The Court of the Air by Stephen Hunt. This reminds me a bit of Terry Pratchett, but darker, grimier, and without the charming turn of phrase. That is, without everything that makes Discworld such a joy to read about, so I guess it really doesn't remind me of PTerry at all, except that it points out some of the blind spots of humanity. Um. My favorite characters were the steamwork people, probably because their society was the only one mentioned that didn't make me want to become a hermit. One sentence summary: ordinary boy and girl discover they're actually very special, and despite being hunted after by some very nasty people, manage to save (undeserving) world from (really gross) monsters that want to make everything and everyone equal (just think about the consequences of that for a moment: true and complete equality).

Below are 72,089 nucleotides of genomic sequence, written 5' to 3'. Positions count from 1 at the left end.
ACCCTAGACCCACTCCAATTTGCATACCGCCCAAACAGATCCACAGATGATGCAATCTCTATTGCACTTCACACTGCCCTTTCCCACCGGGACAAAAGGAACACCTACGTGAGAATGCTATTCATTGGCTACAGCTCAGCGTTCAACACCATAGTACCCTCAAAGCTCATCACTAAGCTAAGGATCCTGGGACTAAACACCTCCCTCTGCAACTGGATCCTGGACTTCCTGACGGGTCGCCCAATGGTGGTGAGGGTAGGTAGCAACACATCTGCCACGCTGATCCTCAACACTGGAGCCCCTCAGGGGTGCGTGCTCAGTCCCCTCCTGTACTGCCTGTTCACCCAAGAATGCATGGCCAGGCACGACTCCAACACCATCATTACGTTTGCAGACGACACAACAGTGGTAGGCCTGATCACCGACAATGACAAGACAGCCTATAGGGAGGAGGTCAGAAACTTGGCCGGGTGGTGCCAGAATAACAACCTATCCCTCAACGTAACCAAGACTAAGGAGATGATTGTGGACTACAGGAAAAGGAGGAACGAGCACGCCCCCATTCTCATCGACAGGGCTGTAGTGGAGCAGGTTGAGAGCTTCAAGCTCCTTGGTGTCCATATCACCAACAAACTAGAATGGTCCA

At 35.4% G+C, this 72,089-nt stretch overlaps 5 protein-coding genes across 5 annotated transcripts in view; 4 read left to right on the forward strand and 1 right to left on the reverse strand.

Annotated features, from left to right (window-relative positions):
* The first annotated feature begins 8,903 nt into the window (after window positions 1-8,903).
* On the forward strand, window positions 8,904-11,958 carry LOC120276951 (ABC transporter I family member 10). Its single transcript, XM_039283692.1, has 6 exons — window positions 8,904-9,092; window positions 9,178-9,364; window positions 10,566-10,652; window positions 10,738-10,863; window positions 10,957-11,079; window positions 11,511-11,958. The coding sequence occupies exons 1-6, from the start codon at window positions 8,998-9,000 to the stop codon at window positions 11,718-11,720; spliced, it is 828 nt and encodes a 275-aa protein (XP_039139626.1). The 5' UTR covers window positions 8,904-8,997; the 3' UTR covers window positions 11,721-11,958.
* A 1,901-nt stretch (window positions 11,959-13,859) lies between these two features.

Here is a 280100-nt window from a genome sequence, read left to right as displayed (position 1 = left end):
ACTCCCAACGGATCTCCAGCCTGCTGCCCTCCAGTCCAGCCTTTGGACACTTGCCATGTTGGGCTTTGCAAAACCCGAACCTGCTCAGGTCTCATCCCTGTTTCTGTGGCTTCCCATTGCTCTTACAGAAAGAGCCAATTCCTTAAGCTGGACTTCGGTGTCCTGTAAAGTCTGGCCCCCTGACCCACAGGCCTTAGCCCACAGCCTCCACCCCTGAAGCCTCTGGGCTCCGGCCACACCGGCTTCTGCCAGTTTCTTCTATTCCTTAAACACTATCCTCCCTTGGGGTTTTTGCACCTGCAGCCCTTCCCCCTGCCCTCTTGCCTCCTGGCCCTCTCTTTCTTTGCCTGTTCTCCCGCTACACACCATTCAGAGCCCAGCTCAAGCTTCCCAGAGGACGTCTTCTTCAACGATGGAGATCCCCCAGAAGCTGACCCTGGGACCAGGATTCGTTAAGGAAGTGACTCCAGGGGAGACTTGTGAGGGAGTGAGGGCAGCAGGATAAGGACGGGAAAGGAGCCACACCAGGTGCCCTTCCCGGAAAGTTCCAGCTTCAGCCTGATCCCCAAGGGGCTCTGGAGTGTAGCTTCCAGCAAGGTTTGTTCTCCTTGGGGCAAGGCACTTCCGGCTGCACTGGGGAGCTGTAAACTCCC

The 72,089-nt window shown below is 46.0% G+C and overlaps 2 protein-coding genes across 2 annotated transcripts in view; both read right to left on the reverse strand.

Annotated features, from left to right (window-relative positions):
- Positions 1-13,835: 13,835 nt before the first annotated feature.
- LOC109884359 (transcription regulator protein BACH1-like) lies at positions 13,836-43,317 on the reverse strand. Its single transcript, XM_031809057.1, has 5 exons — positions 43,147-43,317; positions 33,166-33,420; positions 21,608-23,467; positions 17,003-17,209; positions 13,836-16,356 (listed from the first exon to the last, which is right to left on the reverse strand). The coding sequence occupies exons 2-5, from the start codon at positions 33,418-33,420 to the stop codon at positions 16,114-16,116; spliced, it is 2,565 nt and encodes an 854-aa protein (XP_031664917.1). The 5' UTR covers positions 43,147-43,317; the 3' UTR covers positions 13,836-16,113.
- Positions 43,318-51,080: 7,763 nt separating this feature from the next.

Well-written, but not something I'll read a second time.
Lady Friday by Garth Nix. This, on the other hand, I will read a second time. Might actually buy it, in fact. This is the fifth in Nix's Keys to the Kingdom series (I own the first two), and features one of the most fascinating fantastical worlds I've come across. The story is your basic chosen one/quest type thing, which would usually bug me despite Nix's penchant for writing sympathetic and three-dimensional characters, but the backdrop is so wonderful I don't care at all. Actually, it's kind of nice that the story is so predictable, because that means all the nifty little world-building details don't get in the way.
Real Sex: the naked truth about chastity by Laura Winner. The subtitle says it all, really: chastity, not celibacy, although it seems the two are often confused. As I'm practicing the latter in pursuit of the former, it's good to be reminded why.